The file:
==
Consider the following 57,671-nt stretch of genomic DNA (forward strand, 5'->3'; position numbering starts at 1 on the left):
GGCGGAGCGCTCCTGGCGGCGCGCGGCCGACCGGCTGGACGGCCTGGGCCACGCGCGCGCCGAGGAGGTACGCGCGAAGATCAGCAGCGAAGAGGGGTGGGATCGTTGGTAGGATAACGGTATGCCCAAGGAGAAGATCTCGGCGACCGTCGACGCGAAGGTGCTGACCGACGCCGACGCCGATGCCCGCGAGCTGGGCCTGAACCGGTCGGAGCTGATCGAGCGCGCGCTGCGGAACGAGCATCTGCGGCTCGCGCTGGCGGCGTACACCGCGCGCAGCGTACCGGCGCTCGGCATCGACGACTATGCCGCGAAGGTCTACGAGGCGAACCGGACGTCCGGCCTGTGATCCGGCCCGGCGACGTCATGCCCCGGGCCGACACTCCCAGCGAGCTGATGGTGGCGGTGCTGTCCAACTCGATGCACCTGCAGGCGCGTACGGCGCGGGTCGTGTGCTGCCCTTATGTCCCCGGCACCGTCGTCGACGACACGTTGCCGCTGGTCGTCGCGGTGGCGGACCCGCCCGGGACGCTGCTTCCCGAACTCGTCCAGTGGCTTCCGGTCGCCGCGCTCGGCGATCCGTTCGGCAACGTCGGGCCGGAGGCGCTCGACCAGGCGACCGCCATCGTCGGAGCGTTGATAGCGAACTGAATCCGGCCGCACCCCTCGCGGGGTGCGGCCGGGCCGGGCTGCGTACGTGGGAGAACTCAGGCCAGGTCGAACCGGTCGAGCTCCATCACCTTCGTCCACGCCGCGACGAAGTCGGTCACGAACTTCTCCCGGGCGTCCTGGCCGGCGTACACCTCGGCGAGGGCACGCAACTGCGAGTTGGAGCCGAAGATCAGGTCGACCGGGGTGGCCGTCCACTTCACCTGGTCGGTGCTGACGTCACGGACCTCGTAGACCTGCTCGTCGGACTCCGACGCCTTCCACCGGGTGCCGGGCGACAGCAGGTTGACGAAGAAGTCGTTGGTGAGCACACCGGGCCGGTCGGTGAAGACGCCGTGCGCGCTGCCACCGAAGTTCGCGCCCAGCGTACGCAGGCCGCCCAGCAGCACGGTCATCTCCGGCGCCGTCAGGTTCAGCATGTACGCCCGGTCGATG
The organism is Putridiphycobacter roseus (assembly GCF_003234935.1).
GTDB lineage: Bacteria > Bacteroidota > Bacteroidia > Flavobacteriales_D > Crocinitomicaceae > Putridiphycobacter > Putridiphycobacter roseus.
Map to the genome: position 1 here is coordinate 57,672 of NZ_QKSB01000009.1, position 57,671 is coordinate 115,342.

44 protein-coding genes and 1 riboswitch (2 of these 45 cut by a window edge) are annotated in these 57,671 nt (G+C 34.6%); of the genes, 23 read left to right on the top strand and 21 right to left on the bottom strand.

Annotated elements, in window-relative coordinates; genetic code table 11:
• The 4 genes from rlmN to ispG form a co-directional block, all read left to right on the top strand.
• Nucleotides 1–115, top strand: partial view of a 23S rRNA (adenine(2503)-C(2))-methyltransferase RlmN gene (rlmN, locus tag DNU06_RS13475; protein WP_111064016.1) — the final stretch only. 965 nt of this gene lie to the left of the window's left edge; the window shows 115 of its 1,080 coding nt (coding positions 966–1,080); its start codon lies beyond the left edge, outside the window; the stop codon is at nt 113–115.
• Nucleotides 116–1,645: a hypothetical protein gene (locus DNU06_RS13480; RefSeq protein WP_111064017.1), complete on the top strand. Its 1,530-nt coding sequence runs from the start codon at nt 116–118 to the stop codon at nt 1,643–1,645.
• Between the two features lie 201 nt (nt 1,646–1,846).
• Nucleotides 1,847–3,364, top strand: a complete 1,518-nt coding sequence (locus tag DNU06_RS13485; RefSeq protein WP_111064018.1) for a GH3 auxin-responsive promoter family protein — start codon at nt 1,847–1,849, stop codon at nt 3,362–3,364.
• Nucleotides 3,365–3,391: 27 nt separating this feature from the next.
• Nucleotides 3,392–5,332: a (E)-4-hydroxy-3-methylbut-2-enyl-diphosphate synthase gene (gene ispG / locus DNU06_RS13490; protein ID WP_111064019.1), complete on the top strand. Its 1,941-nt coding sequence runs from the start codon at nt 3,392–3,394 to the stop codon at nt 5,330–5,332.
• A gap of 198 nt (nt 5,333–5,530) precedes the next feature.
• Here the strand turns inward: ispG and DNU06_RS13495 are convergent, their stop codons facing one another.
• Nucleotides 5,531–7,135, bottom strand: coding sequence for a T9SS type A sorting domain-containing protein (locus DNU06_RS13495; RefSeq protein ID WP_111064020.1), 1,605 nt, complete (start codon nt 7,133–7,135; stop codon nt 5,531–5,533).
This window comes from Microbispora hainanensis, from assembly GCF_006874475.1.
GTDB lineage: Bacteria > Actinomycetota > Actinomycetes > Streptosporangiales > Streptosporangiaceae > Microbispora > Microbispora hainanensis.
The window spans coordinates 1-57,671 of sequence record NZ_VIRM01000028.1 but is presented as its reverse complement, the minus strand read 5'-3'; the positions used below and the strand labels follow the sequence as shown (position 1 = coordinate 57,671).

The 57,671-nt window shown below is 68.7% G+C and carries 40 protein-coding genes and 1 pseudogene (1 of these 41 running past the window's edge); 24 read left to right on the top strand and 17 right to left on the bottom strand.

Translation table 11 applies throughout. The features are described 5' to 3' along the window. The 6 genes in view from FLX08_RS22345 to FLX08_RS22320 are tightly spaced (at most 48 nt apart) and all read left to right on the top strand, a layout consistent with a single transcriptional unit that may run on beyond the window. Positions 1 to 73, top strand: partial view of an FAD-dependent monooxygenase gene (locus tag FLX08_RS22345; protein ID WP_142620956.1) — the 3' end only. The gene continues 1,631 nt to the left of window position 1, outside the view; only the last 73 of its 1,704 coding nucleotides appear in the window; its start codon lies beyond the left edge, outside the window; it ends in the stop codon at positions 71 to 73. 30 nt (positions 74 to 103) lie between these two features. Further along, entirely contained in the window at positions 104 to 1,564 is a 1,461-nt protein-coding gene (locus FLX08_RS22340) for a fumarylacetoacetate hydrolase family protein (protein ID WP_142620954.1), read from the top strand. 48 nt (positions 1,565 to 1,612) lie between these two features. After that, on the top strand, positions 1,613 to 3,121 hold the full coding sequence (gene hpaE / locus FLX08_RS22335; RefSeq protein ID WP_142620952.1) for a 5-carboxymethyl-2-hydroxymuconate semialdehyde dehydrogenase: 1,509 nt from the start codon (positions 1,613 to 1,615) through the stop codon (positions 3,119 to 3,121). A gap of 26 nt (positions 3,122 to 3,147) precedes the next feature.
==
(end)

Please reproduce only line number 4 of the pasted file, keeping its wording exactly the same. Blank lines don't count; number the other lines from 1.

GTDB lineage: Bacteria > Bacteroidota > Bacteroidia > Flavobacteriales_D > Crocinitomicaceae > Putridiphycobacter > Putridiphycobacter roseus.